19 August 2017
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  • » 08/09/2017, 18.36

    CHINA

    Agency workers protests shake up state-owned enterprises



    Agency workers at the FAW-Volkswagen have been campaigning for months for equal pay. Ditto for agency workers at China Mobile in Guangyuan. At Shaanxi Yanchang, long-time workers get entry level salaries, no overtime, and no benefits.

    Beijing (AsiaNews/CLB) – Even years after major legislation was passed to curb abuse of agency labour and guarantee equal pay, agency workers are still fighting for their basic legal rights across China, particularly at State-owned enterprises (SOEs).

    Under Chinese law, agency work is supposed to be a “supplementary” form of labour; yet, agency workers often find themselves working for years alongside full employees, performing the same work for significantly less pay and benefits.

    Agency workers are well aware of their rights, and their collective actions are not uncommon. For months, agency workers at China’s FAW-Volkswagen plant, a majority state-owned joint venture, in the northeast city of Changchun have made international headlines in their long campaign for equal pay.

    Two other agency worker actions demanding equal pay at SOEs occurred in July.

    China Mobile workers in Guangyuan, Sichuan, held a demonstration at the company’s provincial headquarters demanding compensation as the company tries to outsource their work.

    After Guangyuan China Mobile branch decided to stop working with two local labour agency companies, workers were told on 24 July in a meeting that they were to be layoff immediately.

    Seventy workers gathered at the provincial headquarters to demand compensation for unequal pay during their years of service.

    Workers also demanded double compensation, in accordance with Chinese law, as the company failed to give them at least one month’s notice before termination.

    Similar incidents have occurred at China Mobile in the past, including a protest a year ago by workers in neighbouring Guang’an, Sichuan, just 300 kilometres from Guangyuan.

    On 24 July, more than one hundred agency workers representing over 3,000 agency workers at oil fields across the county gathered at the Shaanxi Yanchang petroleum headquarters demanding equal pay.

    The workers were employed by the company for about a decade, but still received entry level low pay and a lack of benefits.

    In an open letter to the company, workers reported that full employees received around 5,000 yuan a month while agency workers only 2,000 yuan. In addition, agency workers reported the lowest bonuses and performance pay rates.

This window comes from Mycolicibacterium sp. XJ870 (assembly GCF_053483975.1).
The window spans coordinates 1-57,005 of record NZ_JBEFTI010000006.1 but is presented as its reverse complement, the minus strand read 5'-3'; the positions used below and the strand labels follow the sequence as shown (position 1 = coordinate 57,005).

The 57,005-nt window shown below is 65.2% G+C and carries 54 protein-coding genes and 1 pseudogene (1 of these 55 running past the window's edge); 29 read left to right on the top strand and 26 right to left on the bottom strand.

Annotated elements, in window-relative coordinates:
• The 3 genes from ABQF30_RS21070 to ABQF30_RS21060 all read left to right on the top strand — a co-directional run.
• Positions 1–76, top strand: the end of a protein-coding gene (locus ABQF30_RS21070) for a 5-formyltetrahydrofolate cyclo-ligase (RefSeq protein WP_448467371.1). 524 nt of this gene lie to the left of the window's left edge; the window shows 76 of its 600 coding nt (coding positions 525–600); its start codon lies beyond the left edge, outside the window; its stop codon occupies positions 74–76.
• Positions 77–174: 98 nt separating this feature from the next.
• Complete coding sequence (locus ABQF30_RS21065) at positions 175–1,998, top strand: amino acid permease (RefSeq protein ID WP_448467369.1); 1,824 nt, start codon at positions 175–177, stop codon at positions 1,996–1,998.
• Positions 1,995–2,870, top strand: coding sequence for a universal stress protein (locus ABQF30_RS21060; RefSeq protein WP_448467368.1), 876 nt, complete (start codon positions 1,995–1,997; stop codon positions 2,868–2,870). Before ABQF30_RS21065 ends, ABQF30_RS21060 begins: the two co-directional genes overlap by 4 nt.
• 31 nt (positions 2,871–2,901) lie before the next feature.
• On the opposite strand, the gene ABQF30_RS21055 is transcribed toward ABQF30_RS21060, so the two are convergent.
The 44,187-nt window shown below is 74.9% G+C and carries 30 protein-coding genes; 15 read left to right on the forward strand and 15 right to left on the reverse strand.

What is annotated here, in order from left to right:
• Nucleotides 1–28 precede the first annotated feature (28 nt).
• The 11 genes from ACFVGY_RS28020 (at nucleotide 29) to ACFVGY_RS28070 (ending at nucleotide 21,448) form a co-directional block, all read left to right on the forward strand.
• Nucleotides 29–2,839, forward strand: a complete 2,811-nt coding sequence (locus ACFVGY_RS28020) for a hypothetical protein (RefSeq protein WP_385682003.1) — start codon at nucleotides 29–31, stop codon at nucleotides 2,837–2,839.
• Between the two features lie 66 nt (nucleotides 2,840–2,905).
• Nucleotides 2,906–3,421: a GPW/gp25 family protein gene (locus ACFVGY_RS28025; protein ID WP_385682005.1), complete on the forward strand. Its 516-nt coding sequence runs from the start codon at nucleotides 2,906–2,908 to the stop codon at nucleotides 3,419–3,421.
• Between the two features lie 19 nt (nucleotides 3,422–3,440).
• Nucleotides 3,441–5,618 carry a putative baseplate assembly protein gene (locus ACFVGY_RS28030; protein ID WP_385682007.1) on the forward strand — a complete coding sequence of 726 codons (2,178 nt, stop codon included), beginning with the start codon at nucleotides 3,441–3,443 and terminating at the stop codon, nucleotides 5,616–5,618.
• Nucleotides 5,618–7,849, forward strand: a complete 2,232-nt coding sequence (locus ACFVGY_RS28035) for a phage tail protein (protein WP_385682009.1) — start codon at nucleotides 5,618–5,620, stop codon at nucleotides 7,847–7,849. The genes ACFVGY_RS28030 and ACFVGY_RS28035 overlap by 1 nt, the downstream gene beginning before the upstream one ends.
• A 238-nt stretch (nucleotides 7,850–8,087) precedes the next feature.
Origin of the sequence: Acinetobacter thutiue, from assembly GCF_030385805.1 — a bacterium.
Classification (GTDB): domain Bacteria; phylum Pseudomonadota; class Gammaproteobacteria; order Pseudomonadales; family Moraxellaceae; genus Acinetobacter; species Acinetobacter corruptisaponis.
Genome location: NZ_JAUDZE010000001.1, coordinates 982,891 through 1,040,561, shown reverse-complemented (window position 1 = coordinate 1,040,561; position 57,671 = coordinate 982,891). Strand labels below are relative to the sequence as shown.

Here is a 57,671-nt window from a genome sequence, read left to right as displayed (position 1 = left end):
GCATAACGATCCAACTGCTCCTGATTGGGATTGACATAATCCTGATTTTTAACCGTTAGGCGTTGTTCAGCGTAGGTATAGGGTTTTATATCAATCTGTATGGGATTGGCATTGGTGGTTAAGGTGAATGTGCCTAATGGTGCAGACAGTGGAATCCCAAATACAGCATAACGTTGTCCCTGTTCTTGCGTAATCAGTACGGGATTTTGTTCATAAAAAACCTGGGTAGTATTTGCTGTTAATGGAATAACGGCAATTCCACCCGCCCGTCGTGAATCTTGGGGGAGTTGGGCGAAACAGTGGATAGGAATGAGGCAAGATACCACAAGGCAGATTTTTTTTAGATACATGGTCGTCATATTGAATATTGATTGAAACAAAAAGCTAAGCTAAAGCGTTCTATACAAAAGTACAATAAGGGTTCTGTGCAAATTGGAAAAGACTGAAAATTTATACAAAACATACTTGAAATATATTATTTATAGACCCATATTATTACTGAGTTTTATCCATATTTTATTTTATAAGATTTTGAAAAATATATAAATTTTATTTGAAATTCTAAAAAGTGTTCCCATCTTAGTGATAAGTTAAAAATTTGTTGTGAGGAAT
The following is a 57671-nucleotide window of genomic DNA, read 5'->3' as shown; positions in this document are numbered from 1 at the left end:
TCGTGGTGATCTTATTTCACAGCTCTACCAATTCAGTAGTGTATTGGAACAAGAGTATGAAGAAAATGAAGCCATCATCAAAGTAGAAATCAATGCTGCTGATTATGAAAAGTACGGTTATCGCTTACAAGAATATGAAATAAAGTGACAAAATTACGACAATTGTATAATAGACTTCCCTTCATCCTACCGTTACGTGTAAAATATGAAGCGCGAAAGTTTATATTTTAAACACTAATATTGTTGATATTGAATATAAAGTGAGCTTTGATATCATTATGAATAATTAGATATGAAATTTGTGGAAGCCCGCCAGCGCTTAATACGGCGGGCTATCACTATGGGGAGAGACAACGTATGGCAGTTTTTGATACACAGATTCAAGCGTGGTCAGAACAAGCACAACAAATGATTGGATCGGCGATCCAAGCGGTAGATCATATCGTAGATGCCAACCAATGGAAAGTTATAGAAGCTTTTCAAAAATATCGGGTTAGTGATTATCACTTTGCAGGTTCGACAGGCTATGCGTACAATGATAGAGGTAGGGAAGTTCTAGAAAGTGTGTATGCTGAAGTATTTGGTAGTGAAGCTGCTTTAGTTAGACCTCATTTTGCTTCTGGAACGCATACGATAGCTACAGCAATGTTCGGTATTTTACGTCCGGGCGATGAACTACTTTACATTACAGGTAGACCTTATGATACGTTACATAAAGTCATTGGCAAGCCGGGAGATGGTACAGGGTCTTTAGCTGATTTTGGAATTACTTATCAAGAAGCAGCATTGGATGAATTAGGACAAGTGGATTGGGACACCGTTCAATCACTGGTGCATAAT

Workers held banners at the company headquarters and demanded a response from the company, but were met with police. Minor clashes ensued.

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    See also

    08/10/2005 INDIA
    Legalising child marriages "an attack against women", say church and NGOS

    Catholic leaders and women's rights campaigners slam the High Court ruling as "retrograde, outrageous and very dangerous". The Delhi Archbishop said: "The situation of women continues to worsen."



    03/11/2005 CHINA
    Shenzhen: Italian supervisor beats workers protesting salary cut

    The firm's sales director says: "An exaggerated incident. This is not a wage cut but a redistribution of the salary grid". The workers charge: "They are racist. They treat us like slaves."



    25/02/2005 CHINA
    China, a cloning's paradise
    Beijing does not sign UN ban on cloning, takes steps to increase funding for stem cell research.

    26/04/2010 IRAN
    Tehran candidates itself for UN post in defence of women's rights
    Withdrawal of the candidature to the UN Commission on Human Rights. Perhaps because of lack of votes. The Islamic country is among the most violent against women. Mullahs in Tehran: Women without the veil spread adultery and produce earthquakes.

    26/01/2005 CINA – TIBET
    Death sentence commuted to life for Tibetan monk
    Tenzin Deleg Rinpoche was sentenced three years ago. His right-hand man Tashi Phuntsog was freed after suffering a physical and mental breakdown in prison.



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